Most people I talk to believe that there is no chance at all of the RMB floating in the next decade. However, there is a very good chance that Beijing will bow to pressure in the next couple of years and re-peg it at a higher rate; a new peg might include a slightly larger range for fluctuation. That’s of course assuming that it is still undervalued; a lot could change in the Chinese and world economies in the next year or two.
That’s a hell of along time to wait for a say 10% return before transaction costs. If it happens in 2008, the return will be minuscule on an annual basis, and buying a US index would offer greater upside potential while putting your money on one of the most stable and secure econimies in the world.
Pretty much everybody in “the know” believed firmly that China would devaluate. I saw that sentiment aired as late as 2001.
The crowd is often wrong, remember what the smart savvy investment people say about SE Asian economies until early July 1997.
Wouldn’t you agree there’s sustained upside pressure on the RMB though? And I’d keep the money (US10K) in a Hong Kong bank interest-bearing long term account probably yielding interest equal to or greater than that available in the U.S.
Conversely, the long-term support for the dollar appears to me to be weak. If the BOJ were no longer able to sustain its current level of buying of US Treasuries wouldn’t that alone put downward pressure on the dollar?
If I can find a HK bank paying reasonable interest on an RMB-denominated long-term deposit account I don’t see any clear downside as I’m trading for a pegged currency that’s tracked the dollar’s downward slide.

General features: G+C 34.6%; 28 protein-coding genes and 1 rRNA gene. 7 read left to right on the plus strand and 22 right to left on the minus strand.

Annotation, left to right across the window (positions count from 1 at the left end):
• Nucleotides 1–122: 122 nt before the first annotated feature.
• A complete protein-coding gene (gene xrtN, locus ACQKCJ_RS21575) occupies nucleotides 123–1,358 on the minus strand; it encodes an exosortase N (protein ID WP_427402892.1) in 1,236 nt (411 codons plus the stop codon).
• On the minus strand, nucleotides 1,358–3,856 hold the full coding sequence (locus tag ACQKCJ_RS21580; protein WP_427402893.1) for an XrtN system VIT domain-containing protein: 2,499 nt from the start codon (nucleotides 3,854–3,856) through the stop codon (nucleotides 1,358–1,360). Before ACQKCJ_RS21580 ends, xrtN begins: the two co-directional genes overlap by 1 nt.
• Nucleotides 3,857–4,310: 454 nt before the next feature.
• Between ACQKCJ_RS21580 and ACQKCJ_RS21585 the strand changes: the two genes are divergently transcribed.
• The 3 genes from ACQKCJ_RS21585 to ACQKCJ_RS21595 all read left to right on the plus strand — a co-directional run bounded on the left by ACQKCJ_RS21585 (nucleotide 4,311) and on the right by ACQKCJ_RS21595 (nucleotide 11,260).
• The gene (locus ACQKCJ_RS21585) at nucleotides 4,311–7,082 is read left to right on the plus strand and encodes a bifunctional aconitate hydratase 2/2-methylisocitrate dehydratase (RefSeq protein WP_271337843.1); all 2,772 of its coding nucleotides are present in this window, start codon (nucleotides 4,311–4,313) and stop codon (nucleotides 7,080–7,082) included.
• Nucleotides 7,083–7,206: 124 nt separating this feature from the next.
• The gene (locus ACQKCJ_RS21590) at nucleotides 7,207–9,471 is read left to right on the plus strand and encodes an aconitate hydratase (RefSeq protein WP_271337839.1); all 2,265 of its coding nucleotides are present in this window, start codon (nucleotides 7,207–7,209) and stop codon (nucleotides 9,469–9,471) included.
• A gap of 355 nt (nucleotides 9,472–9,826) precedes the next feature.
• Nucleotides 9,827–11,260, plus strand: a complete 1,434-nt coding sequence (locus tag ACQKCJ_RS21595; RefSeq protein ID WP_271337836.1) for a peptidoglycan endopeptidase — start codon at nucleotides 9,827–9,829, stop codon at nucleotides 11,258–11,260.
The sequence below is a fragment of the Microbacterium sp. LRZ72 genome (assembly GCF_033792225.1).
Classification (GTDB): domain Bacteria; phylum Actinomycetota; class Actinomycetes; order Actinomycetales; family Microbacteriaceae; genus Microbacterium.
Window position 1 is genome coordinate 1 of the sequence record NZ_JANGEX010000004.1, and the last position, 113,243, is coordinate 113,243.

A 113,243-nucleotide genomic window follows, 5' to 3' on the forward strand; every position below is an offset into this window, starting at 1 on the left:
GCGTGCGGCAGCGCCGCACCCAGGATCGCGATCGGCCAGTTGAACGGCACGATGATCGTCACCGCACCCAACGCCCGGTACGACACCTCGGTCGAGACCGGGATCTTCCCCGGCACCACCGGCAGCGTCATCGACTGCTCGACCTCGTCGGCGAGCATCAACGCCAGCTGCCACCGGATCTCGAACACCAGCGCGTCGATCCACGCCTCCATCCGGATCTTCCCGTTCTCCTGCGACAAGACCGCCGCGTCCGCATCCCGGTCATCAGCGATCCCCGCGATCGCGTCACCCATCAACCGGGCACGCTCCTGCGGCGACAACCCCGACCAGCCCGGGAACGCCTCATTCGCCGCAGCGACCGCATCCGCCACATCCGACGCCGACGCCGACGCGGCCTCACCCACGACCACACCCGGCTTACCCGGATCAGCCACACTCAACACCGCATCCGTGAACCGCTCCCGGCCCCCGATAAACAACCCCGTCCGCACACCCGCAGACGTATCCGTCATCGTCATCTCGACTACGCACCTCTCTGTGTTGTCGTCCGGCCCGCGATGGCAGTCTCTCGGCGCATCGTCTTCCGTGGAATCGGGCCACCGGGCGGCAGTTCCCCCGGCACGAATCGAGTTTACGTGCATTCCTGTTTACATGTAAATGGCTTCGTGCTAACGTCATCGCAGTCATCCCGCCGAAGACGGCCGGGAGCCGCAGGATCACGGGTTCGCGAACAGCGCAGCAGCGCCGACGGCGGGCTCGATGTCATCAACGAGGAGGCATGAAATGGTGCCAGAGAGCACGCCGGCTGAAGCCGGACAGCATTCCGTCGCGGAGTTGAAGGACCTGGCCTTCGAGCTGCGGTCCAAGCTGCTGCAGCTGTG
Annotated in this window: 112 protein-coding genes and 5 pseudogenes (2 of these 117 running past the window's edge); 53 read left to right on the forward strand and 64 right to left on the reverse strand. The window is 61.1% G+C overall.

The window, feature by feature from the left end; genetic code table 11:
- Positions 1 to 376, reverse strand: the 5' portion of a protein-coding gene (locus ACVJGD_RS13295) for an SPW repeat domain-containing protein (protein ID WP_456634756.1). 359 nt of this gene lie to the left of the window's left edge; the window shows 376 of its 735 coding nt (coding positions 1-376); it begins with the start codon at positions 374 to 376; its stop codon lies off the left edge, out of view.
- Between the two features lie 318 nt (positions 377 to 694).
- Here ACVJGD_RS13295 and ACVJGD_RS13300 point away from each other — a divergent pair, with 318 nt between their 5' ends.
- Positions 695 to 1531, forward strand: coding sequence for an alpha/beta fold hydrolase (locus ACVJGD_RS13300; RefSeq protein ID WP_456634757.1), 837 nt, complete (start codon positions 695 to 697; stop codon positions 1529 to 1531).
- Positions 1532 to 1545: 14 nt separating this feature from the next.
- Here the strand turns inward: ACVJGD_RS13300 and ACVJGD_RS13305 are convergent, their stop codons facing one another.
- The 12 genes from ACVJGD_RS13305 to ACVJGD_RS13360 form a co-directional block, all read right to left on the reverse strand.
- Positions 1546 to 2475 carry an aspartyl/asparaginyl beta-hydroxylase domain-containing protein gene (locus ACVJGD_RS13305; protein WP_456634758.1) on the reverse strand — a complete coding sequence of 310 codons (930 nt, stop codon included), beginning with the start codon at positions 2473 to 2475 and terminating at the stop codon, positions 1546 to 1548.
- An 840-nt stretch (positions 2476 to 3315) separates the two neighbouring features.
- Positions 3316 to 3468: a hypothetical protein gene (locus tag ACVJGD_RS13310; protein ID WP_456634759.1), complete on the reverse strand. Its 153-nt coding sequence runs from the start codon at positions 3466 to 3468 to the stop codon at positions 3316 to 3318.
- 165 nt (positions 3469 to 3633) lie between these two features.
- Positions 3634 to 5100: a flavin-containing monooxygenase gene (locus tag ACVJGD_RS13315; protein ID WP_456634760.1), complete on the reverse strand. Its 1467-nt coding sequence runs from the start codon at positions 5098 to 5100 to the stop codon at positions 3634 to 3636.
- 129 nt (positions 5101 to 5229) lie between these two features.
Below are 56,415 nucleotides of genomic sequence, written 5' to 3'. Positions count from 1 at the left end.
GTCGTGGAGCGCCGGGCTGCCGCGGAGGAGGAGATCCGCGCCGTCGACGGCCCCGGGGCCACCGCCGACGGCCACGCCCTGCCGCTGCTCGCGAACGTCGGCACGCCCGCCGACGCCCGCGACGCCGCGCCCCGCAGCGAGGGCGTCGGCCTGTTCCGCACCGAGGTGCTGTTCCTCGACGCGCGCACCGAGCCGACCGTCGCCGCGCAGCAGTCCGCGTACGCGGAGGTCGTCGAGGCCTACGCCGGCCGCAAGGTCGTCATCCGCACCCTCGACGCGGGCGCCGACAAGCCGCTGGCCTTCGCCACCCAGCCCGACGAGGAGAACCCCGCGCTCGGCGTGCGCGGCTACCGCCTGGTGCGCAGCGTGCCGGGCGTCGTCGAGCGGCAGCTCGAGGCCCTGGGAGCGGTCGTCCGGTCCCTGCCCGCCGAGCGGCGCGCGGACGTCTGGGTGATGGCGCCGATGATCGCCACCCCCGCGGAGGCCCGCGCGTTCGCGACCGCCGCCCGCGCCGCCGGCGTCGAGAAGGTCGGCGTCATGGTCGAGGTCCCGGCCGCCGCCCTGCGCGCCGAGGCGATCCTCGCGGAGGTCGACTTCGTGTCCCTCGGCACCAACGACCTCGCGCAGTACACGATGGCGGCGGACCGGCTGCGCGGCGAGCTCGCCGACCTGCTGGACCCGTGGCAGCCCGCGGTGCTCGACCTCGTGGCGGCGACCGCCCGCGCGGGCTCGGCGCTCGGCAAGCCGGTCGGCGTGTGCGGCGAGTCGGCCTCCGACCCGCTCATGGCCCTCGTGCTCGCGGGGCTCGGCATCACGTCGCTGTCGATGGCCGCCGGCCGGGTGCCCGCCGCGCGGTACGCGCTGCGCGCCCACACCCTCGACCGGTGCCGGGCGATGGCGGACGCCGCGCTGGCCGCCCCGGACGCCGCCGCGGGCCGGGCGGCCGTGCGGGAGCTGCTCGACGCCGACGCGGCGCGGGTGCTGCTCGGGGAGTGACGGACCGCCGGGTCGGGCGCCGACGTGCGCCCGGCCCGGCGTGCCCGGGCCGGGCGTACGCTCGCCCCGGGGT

If you can indeed open an account in RMB in HK with minimal transaction costs, earling a bit of interest, then OK. At least you can get the monies out, when the gurus in the know start talking about RMB devaluation again.
But that’s the thing – the talk is just politics as usual. Even if the cost of Chinese goods shot up, they would still be so much cheaper than American-made goods that there would still be a trade deficit. In fact, it would probably be even larger because the USD wouldn’t go as far when buying Tickle-Me-Elmos and microwave ovens.
But that’s the thing – the talk is just politics as usual. Even if the cost of Chinese goods shot up, they would still be so much cheaper than American-made goods that there would still be a trade deficit. In fact, it would probably be even larger because the USD wouldn’t go as far when buying Tickle-Me-Elmos and microwave ovens.[/quote]
I wasn’t making the argument that the low exchange rate for the RMB is the cause of the trade deficit. You should read the last sentence of my post.
Considering that very few inputs are actually paid for in RMB, it makes no difference at all for the US trade deficit if the RMB is valued at 8:1 or 5:1. Our factory makes speakers, microphones and headsets. 80 to 85% of the selling price is usually materials costs; almost all of the materials are imported and paid for with US$. The material cost/value-added of most factories over here is about like this. The only thing paid in RMB is labour costs, light, gas and water and bribes (and some of these greedy bastards over here in Dongguan actually insist that their hongbaos be in US$!). Even if the RMB floats or the peg is adjusted, Chinese labour is going to be dirt cheap.
Nevertheless, the RMB by most measures is currently undervalued. Politicians latch onto this as if it really matters and try to use it as ammunition.